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Degenerative joint disease (usually termed osteoarthritis [OA]) of the knee is a condition characterized by the progressive destruction of the articular cartilage that lines the knee joints, the subchondral bone surfaces, and synovium, accompanied by pain, immobility, and reduction in function and the ability to complete activities of daily living (ADL).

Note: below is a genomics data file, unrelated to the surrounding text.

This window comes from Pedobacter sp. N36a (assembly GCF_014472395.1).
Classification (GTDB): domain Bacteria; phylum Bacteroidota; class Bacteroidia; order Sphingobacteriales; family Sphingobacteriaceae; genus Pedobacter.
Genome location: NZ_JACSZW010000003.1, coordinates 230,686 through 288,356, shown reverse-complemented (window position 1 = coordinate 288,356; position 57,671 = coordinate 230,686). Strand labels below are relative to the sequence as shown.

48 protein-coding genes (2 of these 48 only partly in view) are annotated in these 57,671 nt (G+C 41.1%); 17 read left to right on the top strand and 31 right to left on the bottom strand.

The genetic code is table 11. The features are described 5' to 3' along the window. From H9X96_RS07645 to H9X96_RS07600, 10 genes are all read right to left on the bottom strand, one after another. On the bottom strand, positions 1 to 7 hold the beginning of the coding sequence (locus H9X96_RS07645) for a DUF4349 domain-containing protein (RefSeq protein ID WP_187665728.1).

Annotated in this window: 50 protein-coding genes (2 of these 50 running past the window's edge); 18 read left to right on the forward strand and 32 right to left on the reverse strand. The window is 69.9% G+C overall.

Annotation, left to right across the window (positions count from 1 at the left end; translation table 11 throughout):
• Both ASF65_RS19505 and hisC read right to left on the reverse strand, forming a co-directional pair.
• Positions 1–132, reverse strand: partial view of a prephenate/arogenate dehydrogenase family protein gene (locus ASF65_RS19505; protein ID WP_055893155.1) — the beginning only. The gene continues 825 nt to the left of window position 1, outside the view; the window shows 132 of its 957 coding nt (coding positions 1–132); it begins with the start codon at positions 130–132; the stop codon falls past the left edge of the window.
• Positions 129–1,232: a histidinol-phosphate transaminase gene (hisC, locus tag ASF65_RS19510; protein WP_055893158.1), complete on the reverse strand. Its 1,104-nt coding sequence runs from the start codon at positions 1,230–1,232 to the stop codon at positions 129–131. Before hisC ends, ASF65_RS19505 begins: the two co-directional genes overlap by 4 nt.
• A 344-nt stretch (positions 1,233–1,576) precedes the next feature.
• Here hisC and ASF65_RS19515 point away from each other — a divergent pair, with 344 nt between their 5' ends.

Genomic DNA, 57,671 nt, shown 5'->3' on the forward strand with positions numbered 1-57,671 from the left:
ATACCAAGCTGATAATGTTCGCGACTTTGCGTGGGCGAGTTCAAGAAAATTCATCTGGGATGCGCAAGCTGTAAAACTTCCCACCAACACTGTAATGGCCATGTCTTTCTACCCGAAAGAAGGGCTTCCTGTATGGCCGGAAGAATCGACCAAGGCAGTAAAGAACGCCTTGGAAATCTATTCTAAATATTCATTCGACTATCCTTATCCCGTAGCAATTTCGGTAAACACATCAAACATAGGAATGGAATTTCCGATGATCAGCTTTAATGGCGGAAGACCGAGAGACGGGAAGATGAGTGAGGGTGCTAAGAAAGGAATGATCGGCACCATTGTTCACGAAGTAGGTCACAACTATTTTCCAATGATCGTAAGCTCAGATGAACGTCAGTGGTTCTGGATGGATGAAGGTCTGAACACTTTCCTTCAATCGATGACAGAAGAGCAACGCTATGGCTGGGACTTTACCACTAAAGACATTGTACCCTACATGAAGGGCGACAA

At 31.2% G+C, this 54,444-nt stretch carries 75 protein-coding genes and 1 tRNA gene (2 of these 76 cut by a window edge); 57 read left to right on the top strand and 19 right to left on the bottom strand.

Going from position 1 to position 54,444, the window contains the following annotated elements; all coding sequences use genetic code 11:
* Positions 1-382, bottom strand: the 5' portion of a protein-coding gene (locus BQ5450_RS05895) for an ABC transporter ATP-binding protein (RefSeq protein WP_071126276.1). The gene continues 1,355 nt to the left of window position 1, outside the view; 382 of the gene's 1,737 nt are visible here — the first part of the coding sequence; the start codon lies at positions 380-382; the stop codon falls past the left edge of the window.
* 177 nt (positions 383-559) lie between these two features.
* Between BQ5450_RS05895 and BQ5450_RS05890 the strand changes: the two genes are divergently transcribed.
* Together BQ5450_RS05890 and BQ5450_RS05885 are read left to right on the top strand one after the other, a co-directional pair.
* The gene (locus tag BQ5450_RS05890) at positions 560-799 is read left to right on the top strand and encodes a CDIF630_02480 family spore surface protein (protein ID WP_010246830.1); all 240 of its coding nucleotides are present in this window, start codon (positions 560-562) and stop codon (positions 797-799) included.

In 2005, the estimated prevalence of osteoarthritis among adults in the United States (US), the number of individuals who had ever been told by a doctor that they had the condition, was approximately 27 million cases. Prevalence rates vary by the joint involved and the method of ascertainment (clinical vs. radiographic): symptomatically, the knee is the most frequently affected joint. The prevalence of osteoarthritis of the knee is increasing rapidly because of shifting population demographics: The primary risk factors for osteoarthritis of the knee are aging, obesity, prior injury, repetitive use, and female gender. The US Centers for Disease Control have estimated that the prevalence of symptomatic knee osteoarthritis may reach 50 percent by the age of 85. From 2002 to 2012, the number of individuals in the US with a total knee replacement (TKR) doubled from some 2 million to approximately 4 million). The increase in obesity has translated not only into an increase in incidence of osteoarthritis of the knee but also into a younger age of onset and need for treatment; as a result, by the time individuals with osteoarthritis of the knee reach the age of Medicare eligibility, the length of time they have had the condition has grown, their cases are more advanced, and the risk that surgery will be needed has increased. Thus, the aging of the baby boomer population, along with the increased incidence and prevalence of obesity have increased the risk for this condition, all representing an increasing strain on Medicare resources.
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